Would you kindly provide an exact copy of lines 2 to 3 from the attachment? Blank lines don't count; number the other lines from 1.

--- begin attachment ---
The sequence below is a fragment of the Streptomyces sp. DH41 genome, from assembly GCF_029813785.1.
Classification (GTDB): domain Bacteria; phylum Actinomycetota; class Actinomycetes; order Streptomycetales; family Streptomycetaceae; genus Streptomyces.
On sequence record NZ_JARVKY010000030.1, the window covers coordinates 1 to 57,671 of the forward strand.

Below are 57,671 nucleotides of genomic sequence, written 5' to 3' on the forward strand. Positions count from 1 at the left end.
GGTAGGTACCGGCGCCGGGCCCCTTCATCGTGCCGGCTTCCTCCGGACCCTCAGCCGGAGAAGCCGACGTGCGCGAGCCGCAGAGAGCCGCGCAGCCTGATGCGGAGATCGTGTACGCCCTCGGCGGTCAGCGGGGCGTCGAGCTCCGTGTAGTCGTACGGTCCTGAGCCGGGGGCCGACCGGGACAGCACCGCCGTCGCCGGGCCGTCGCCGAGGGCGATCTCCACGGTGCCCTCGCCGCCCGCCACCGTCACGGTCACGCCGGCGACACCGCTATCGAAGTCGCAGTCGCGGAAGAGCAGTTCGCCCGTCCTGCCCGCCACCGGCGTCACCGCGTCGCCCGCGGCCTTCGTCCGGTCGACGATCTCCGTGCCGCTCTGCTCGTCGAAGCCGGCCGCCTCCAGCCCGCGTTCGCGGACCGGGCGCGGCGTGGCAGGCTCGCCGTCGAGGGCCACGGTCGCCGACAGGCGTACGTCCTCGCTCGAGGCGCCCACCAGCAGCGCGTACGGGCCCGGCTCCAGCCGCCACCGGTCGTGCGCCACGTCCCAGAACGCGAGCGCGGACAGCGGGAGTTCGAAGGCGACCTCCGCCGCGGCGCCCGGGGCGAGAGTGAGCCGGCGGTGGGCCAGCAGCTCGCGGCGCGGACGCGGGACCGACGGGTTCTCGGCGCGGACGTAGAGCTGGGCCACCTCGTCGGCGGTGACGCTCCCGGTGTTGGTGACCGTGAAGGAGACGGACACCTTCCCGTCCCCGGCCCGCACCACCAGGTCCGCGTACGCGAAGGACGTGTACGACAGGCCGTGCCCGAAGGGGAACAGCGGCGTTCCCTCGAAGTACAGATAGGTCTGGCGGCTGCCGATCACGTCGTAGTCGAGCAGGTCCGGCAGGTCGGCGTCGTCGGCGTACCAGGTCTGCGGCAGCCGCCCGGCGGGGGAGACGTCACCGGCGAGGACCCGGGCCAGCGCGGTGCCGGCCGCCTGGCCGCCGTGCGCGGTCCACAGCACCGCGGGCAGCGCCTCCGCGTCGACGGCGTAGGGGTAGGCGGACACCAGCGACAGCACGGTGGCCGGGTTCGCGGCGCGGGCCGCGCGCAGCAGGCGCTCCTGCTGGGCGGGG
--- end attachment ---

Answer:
Classification (GTDB): domain Bacteria; phylum Actinomycetota; class Actinomycetes; order Streptomycetales; family Streptomycetaceae; genus Streptomyces.
On sequence record NZ_JARVKY010000030.1, the window covers coordinates 1 to 57,671 of the forward strand.